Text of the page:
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Assessment and treatment of retirement stress
Hankin C, Bosse R, Spiro A. Assessment and treatment of retirement stress. In: Innovations in Clinical Practice: A Source Book, Volume 17. Professional Resource Exchange, Inc.; 1999.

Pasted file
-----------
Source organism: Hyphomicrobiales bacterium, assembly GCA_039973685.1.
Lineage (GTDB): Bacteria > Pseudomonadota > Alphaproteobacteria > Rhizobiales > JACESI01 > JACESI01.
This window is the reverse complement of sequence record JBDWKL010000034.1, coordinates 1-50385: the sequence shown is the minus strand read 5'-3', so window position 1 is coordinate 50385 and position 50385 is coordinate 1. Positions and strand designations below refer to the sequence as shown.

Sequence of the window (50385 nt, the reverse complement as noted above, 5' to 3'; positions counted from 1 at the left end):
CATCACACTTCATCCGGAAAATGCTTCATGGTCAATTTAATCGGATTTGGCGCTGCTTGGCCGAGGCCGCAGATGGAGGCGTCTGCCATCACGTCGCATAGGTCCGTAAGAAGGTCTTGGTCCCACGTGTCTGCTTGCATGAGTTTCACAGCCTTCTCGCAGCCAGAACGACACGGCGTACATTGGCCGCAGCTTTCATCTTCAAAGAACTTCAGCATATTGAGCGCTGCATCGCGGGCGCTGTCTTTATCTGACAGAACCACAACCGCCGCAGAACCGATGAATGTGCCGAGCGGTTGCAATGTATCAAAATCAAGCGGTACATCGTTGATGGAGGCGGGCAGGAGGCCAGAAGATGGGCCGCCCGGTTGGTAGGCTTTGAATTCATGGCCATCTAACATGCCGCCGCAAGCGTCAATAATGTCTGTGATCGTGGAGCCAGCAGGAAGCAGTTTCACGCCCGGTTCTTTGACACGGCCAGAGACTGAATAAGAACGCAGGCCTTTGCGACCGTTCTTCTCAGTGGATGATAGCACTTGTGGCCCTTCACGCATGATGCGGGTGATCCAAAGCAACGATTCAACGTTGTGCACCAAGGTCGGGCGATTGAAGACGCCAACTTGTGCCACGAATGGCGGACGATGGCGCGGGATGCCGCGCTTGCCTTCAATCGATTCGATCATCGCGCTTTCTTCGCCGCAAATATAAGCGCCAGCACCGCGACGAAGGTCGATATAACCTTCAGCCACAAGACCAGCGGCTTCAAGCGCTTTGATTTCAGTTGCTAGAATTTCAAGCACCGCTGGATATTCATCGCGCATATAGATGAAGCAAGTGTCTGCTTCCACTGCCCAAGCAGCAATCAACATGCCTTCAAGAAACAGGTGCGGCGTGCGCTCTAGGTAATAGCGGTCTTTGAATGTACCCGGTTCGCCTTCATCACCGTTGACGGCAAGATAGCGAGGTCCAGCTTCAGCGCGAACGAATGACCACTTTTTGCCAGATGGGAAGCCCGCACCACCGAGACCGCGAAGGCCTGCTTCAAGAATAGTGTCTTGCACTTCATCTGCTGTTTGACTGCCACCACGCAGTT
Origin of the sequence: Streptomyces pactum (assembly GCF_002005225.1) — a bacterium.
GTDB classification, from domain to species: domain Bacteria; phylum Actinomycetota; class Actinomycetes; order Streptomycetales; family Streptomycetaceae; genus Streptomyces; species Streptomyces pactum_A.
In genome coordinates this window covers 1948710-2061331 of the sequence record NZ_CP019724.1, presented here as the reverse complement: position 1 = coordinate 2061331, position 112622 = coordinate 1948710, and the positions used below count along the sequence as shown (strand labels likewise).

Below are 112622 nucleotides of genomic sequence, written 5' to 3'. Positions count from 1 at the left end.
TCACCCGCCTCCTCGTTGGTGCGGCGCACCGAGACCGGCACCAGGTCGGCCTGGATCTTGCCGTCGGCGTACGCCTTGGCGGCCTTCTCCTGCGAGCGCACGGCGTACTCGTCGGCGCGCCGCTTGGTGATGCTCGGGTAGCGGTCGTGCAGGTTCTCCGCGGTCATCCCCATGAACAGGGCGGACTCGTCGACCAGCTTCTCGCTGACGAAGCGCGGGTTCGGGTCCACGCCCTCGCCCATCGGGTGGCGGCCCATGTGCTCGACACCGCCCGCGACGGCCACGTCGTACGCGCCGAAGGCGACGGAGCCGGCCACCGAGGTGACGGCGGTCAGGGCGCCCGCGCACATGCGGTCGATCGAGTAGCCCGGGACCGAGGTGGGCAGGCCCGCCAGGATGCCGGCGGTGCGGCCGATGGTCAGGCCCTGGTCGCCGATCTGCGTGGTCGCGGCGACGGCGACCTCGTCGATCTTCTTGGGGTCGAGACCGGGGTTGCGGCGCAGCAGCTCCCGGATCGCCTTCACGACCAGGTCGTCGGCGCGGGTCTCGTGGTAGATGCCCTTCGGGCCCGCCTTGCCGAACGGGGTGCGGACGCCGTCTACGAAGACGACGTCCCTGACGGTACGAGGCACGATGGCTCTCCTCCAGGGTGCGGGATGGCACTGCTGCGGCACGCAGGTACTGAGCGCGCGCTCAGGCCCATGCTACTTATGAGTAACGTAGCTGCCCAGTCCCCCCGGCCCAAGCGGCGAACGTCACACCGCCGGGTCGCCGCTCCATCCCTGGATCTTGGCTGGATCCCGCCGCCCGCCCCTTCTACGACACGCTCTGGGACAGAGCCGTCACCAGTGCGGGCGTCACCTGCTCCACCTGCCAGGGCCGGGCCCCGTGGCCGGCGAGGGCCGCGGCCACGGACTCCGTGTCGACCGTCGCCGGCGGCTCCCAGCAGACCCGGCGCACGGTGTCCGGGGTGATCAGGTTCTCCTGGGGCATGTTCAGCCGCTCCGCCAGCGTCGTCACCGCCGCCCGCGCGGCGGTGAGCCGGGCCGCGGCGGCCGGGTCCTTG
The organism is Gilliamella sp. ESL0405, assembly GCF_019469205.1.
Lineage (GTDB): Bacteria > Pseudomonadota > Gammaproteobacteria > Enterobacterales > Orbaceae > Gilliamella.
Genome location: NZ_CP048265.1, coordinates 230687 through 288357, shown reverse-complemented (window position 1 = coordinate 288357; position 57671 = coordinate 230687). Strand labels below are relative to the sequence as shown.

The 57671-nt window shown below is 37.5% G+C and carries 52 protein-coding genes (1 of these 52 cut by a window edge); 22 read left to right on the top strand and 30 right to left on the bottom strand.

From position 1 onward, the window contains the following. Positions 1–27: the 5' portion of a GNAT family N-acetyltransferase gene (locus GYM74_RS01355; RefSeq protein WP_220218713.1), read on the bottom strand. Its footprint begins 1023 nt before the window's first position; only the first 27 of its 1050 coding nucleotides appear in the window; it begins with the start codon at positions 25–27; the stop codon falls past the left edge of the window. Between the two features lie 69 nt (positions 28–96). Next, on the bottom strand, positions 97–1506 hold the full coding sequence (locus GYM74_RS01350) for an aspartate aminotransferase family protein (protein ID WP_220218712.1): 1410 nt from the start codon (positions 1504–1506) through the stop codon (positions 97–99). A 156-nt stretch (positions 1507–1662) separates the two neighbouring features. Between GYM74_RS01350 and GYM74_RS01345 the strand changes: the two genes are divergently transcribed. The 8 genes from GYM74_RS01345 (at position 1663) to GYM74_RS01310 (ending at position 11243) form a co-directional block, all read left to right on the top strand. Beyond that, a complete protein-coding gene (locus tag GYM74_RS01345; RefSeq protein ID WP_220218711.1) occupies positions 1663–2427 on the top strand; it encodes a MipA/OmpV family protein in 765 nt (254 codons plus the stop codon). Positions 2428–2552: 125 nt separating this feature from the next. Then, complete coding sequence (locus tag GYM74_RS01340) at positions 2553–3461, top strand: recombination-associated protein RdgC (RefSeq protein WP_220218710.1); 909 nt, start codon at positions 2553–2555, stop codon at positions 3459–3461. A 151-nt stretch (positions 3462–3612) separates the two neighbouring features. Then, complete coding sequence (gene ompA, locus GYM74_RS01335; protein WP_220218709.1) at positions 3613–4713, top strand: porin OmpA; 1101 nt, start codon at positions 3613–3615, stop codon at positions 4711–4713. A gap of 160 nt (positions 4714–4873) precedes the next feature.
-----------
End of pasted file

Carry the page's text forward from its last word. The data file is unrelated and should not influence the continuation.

Retirement from the labor force is a relatively recent life cycle event among workers in the industrialized world. In 1900, life expectancy at birth was 47 and few workers lived long enough to retire. By 1950, when life expectancy had increased to 68 years, national and private pension plans enabled older workers not only to retire, but mandated that they do so at or near age 65. Thus, although a recent 'innovation', retirement has become a normative life cycle event during the last 50 years. Despite the continuing withdrawal of older workers from the workforce, the myth prevails that retirement is a stressful event. In fact, retirement is a positive experience for most older adults. However, research indicates that a small but sizable minority of retirees--approximately 30%--do indeed find retirement to be stressful (Bosse, Aldwin, Levenson, and Workman-Daniels, 1991). In this chapter, we focus on the assessment and treatment of retirement stress for those who may be in this minority. We begin this discussion by presenting recent research regarding predictors of retirement stress. Next, we present guidelines for assessment and treatment that are highlighted by case vignettes.